I recently visited the Moreleta Kloof Municipal Nature Reserve with a group of fellow Visual Culture Studies students. It is situated in the east of Pretoria, South Africa. Our lecturer and a guide accompanied us as we made our way through the nature reserve and ensured that we were being provided with information about the various things we were seeing. The Moreleta Kloof Municipal Nature Reserve is situated within a suburban area and, in a sense, demarcates an area that is reserved for natural wildlife. We became aware of the fact that the majority of the residents surrounding the nature reserve are not particularly aware of the environment existing within the bounds of the fences surrounding the reserve, and do not know that it is a place in which they can experience nature. The purpose of this blog post is to share my experience at the nature reserve, and hopefully encourage others to visit Moreleta’s nature reserve too.
The first thing we encountered as soon as we started the trail was the faecal matter of an antelope. We learnt how important faecal matter actually is in terms of acting as a fertiliser for flora. The loss of antelope due to hunting negatively affects the environment due to the fact that plants do not get the nutrients they usually would from animal faeces and die as a result. This in turn decreases the amount of carbon that is absorbed by plants.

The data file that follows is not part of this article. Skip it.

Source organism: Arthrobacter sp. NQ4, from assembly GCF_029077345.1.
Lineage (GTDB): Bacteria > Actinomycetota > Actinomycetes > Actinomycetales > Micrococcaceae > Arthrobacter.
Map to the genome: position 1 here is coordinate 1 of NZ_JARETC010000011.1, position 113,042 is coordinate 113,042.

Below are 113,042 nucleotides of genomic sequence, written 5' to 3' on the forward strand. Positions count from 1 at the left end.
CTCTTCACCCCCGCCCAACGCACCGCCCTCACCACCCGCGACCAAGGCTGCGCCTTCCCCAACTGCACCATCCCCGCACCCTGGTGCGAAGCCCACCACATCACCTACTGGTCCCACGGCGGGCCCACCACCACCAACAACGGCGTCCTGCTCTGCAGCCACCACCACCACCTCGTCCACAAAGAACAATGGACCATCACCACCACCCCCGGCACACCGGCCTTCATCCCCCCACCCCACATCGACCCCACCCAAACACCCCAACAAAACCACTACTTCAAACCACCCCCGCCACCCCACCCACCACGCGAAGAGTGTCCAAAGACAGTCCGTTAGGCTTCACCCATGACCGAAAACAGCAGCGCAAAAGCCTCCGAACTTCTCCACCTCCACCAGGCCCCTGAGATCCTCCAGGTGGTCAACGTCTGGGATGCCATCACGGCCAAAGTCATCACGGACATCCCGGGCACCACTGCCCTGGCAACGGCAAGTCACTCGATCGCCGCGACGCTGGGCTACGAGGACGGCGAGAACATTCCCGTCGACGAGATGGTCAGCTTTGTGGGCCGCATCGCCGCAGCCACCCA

From a distance, we were able to see impala. We were informed that impalas are distinguishable by the white M shape on their behinds. According to our guide, Renaldo, the M shape allows the impalas to identify their specific herds.
We then encountered an invasive species of flora that grew along the ground below trees. According to our guide, many alien species were brought in to the country when South Africa was colonised. Invasive species kill off our indigenous species by stealing the natural resources that the native species are reliant on.
After seeing the invasive species, we discovered an entire group of people who devote their weekends to trying to combat the problems resulting from the growth of invasive species. These people are hard working and truly care about the indigenous natural environment as every weekend they return to Moreleta’s nature reserve to face the same problem they did the weekend before.
I found this Protea tree, or what the Afrikaans refer to as the suikerbos, to be one of the most beautiful things we were lucky enough to see within the Moreleta Kloof Municipal Nature Reserve.
Along the trail that we were walking, we passed this water source. The water was extremely clean and we were able to see the surface beneath the water. This, our guide told us, was because the reeds surrounding the water act as a filter that cleans the water by trapping debris.
The purpose of this blog post was to share my experience at the Moreleta Kloof Municiple Nature Reserve, and to create an awareness of its existence and the environment it contains. It is a pity that we had to go to a nature reserve in order to experience the fauna and flora that we did due to the anthropocene taking over our world, but it was an informative and interesting experience.